Paskin: Also, having Tyrion have to climb into a box with holes in the side like he’s an animal right after murdering the woman he loves and his father was one of the bleakest beats in this insanely bleak episode.
Kois: But at least Varys is going with him! Those guys make a fun team.
Paskin: They do. They may be our best road pair left, since Arya and the Hound are no more, Stannis and Davos are boring, and Pod and Brienne have no chemistry yet.
Kois: Pod can’t even hobble a horse.
Paskin: This was a jam-packed episode, but this season has felt really scattered—and I think this reflects the books, and also Martin’s larger dedication to proving the center can never ever hold. I don’t see that ending anytime soon. I only see it getting worse.
Kois: Yeah, I think the message of the books is an essentially anti-dramatic one—which is that, as Don DeLillo once cogently wrote (I think about A Feast for Crows), “all plots move deathward.” All plans come to naught, even those that seem at first to be working as designed. And all alliances break. And all friendships are betrayed.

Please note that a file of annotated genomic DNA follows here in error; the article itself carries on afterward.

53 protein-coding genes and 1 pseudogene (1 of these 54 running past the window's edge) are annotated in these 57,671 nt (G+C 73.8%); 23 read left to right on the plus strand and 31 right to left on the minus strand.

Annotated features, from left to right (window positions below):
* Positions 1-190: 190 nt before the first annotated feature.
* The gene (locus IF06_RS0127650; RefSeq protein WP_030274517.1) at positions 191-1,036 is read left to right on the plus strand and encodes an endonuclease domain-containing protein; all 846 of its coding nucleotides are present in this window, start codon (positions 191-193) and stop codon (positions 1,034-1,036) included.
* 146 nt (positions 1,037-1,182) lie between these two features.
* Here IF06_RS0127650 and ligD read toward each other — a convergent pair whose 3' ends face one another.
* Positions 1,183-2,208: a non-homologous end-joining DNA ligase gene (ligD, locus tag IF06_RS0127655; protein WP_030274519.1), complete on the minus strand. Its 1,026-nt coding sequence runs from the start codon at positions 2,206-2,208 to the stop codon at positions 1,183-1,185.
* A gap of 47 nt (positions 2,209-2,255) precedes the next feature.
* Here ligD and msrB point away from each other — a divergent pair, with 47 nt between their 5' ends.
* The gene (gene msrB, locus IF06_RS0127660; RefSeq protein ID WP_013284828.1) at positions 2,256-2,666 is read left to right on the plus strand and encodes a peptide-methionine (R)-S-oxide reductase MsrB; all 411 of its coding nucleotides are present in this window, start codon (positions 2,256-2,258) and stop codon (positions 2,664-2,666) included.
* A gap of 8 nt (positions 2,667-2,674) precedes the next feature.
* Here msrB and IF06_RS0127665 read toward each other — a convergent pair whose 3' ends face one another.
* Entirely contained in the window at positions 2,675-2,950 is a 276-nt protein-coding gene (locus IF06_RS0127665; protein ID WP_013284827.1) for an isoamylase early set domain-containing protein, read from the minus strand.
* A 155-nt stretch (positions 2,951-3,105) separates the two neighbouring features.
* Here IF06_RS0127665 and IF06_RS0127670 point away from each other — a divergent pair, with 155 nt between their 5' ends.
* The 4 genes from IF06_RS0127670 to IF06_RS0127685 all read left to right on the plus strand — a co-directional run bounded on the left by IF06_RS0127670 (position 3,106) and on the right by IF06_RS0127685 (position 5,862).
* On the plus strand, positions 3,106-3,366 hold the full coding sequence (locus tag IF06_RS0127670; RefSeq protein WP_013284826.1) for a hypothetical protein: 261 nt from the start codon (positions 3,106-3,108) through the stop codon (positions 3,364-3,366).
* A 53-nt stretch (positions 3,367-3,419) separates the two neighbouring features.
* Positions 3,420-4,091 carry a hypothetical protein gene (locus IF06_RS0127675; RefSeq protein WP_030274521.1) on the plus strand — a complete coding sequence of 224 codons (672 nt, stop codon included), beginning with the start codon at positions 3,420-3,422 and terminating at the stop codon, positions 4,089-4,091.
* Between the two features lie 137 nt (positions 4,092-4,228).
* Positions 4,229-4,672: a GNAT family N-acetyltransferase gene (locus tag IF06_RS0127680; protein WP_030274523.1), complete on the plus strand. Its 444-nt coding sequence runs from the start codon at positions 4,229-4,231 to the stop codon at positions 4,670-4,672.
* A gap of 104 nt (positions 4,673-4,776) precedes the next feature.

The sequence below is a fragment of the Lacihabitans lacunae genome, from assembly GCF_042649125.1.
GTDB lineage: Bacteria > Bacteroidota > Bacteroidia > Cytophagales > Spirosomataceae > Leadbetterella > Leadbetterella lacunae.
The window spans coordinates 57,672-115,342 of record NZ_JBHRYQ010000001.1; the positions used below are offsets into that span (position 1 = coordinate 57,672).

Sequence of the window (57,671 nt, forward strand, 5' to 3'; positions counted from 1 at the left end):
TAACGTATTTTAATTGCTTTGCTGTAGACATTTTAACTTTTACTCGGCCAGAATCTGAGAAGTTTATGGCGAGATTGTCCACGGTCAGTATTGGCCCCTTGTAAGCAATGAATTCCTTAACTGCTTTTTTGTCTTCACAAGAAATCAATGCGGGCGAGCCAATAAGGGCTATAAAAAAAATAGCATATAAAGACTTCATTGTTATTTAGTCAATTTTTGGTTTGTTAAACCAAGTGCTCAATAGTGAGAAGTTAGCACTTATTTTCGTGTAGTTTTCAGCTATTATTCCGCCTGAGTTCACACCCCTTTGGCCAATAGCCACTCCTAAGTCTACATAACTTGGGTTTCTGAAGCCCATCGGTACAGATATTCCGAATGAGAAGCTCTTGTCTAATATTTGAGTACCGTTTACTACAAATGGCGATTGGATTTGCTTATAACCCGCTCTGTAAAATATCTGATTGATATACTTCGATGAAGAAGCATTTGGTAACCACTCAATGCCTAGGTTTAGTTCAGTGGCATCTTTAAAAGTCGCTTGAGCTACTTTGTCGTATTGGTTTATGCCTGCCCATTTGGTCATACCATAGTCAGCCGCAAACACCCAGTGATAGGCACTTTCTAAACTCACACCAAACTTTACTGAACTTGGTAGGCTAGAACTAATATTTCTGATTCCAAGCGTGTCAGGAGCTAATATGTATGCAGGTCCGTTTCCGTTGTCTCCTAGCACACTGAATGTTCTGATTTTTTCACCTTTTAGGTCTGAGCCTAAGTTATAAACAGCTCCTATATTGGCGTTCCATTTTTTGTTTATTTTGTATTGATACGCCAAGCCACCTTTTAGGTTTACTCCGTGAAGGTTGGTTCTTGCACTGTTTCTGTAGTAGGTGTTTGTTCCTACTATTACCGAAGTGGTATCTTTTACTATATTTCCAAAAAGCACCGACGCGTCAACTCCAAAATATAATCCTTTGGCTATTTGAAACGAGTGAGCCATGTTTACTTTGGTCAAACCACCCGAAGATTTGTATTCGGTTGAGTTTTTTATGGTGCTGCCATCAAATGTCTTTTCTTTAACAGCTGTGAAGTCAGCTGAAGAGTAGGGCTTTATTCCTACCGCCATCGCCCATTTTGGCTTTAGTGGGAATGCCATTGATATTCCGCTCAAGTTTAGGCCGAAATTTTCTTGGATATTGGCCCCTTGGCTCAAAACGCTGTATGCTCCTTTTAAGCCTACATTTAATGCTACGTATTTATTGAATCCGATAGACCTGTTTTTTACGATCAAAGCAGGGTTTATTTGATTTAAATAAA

Paskin: Spoiler alert!
Kois: And all siblings bang atop the Kingsguard library table. And all dragons eat people.
Paskin: It’s ... what they do.
Kois: Who’s your Worst Person in Westeros, Season 4 edition?
Paskin: I think on a gut level the worst person in Westeros, for the season, is almost unquestionably Ramsay Bolton, sadist extraordinaire. He had me hissing with hate the most. But compared to Littlefinger or even Tywin he’s no tactician: Those guys have done a lot more long-term, carefully planned, wide-scale bad.
Kois: Although he can really see a plan through, if that plan involves psychologically torturing and physically castrating a guy into becoming his manservant! But it’s hard to imagine a version of Game of Thrones where Ramsey Bolton is a serious threat, long-term.
So I am going a different direction: The Worst Person in the Seven Kingdoms Who Is Actually Trying to Be the Best Person in the Seven Kingdoms is totally Daenerys.
Paskin: You know I love a Dany burn.